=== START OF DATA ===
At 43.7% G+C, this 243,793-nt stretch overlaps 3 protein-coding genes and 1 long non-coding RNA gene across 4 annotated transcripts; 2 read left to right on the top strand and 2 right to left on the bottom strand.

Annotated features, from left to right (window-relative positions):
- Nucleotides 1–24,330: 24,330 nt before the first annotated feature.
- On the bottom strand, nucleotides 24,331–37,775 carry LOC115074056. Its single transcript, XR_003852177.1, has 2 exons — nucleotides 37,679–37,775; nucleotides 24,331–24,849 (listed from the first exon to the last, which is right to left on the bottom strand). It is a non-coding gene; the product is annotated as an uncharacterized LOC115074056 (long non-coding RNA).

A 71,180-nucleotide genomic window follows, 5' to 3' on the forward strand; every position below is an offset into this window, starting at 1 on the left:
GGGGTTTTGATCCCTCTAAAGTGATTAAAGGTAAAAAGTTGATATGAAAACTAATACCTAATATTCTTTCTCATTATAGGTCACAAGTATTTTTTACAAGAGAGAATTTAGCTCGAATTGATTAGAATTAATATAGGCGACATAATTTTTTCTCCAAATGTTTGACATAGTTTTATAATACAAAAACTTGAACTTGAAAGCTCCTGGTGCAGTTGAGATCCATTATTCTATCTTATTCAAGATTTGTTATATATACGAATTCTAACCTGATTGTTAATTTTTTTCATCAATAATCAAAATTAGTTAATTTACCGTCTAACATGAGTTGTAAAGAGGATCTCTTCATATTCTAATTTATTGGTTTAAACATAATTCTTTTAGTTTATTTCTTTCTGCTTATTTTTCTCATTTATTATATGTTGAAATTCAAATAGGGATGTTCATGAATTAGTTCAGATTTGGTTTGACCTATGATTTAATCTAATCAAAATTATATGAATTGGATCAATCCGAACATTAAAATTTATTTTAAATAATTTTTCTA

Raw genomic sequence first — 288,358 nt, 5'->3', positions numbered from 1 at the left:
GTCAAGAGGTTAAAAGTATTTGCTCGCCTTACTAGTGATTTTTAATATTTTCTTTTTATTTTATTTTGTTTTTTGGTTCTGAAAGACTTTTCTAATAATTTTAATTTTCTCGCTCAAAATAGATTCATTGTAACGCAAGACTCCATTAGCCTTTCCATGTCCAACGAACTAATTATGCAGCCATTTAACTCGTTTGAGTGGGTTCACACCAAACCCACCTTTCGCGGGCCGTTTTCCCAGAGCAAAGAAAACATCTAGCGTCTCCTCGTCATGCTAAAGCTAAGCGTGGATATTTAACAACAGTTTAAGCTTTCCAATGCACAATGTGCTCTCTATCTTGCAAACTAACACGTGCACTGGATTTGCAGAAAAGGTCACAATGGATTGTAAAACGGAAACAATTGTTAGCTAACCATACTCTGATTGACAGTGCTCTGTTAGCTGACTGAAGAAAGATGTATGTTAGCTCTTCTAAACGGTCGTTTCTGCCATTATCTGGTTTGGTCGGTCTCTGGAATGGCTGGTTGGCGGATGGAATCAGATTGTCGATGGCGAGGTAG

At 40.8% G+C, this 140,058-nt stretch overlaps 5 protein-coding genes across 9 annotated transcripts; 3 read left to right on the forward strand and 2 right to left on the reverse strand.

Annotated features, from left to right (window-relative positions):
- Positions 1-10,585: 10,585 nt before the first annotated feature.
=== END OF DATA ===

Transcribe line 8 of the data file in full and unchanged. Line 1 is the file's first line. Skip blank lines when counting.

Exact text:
GTCAAGAGGTTAAAAGTATTTGCTCGCCTTACTAGTGATTTTTAATATTTTCTTTTTATTTTATTTTGTTTTTTGGTTCTGAAAGACTTTTCTAATAATTTTAATTTTCTCGCTCAAAATAGATTCATTGTAACGCAAGACTCCATTAGCCTTTCCATGTCCAACGAACTAATTATGCAGCCATTTAACTCGTTTGAGTGGGTTCACACCAAACCCACCTTTCGCGGGCCGTTTTCCCAGAGCAAAGAAAACATCTAGCGTCTCCTCGTCATGCTAAAGCTAAGCGTGGATATTTAACAACAGTTTAAGCTTTCCAATGCACAATGTGCTCTCTATCTTGCAAACTAACACGTGCACTGGATTTGCAGAAAAGGTCACAATGGATTGTAAAACGGAAACAATTGTTAGCTAACCATACTCTGATTGACAGTGCTCTGTTAGCTGACTGAAGAAAGATGTATGTTAGCTCTTCTAAACGGTCGTTTCTGCCATTATCTGGTTTGGTCGGTCTCTGGAATGGCTGGTTGGCGGATGGAATCAGATTGTCGATGGCGAGGTAG